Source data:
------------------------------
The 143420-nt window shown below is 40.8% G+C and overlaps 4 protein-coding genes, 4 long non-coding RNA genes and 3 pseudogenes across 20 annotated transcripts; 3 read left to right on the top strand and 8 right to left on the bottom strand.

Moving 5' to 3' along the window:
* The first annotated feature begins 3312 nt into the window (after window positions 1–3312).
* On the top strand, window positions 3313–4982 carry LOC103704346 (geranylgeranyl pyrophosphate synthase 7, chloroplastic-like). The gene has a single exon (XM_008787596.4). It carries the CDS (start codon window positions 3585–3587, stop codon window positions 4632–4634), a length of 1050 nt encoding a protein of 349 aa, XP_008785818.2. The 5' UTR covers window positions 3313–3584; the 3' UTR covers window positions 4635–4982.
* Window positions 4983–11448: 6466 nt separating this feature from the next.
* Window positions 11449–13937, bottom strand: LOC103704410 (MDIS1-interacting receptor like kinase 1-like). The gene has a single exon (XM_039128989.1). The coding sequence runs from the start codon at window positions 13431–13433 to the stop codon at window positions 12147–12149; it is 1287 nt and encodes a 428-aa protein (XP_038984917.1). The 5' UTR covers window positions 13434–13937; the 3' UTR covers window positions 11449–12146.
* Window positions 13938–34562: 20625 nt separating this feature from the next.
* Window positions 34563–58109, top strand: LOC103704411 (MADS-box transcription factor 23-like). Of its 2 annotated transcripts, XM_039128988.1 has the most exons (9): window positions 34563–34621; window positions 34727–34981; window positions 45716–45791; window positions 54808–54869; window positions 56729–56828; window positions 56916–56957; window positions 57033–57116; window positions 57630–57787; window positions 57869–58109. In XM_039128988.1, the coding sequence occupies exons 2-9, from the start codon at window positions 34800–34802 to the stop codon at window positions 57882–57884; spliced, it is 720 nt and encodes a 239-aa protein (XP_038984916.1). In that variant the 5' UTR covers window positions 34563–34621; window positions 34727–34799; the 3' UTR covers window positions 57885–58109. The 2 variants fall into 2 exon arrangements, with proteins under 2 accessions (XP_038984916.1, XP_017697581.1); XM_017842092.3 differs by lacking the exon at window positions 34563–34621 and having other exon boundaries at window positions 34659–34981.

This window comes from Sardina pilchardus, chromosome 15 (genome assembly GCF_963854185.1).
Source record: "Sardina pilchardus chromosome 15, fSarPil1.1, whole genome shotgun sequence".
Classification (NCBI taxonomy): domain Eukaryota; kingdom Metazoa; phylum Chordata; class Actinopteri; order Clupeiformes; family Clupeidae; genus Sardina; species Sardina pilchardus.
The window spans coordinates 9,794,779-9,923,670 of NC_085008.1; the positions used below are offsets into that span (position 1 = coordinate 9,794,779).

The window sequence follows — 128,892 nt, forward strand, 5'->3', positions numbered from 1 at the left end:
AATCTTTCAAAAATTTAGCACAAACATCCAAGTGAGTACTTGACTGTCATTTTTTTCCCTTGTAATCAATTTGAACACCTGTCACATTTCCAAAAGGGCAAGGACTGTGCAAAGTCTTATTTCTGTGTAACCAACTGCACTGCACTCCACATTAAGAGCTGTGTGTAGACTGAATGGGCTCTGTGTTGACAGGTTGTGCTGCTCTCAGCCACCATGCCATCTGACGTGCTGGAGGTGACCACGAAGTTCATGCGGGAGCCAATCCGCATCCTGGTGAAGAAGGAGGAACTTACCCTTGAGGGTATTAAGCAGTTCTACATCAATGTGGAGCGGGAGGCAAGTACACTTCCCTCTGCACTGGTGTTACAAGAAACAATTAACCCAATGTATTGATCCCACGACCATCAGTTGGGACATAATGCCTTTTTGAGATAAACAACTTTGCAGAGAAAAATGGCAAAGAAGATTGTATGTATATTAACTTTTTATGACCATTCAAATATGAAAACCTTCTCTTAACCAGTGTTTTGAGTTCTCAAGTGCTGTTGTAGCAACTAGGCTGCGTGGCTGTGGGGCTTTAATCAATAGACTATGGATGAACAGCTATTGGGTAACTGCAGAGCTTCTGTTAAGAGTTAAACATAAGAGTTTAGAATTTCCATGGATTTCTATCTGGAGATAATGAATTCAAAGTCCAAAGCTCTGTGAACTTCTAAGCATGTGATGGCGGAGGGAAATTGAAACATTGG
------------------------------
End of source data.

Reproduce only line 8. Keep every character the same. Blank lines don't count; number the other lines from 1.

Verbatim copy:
* Window positions 34563–58109, top strand: LOC103704411 (MADS-box transcription factor 23-like). Of its 2 annotated transcripts, XM_039128988.1 has the most exons (9): window positions 34563–34621; window positions 34727–34981; window positions 45716–45791; window positions 54808–54869; window positions 56729–56828; window positions 56916–56957; window positions 57033–57116; window positions 57630–57787; window positions 57869–58109. In XM_039128988.1, the coding sequence occupies exons 2-9, from the start codon at window positions 34800–34802 to the stop codon at window positions 57882–57884; spliced, it is 720 nt and encodes a 239-aa protein (XP_038984916.1). In that variant the 5' UTR covers window positions 34563–34621; window positions 34727–34799; the 3' UTR covers window positions 57885–58109. The 2 variants fall into 2 exon arrangements, with proteins under 2 accessions (XP_038984916.1, XP_017697581.1); XM_017842092.3 differs by lacking the exon at window positions 34563–34621 and having other exon boundaries at window positions 34659–34981.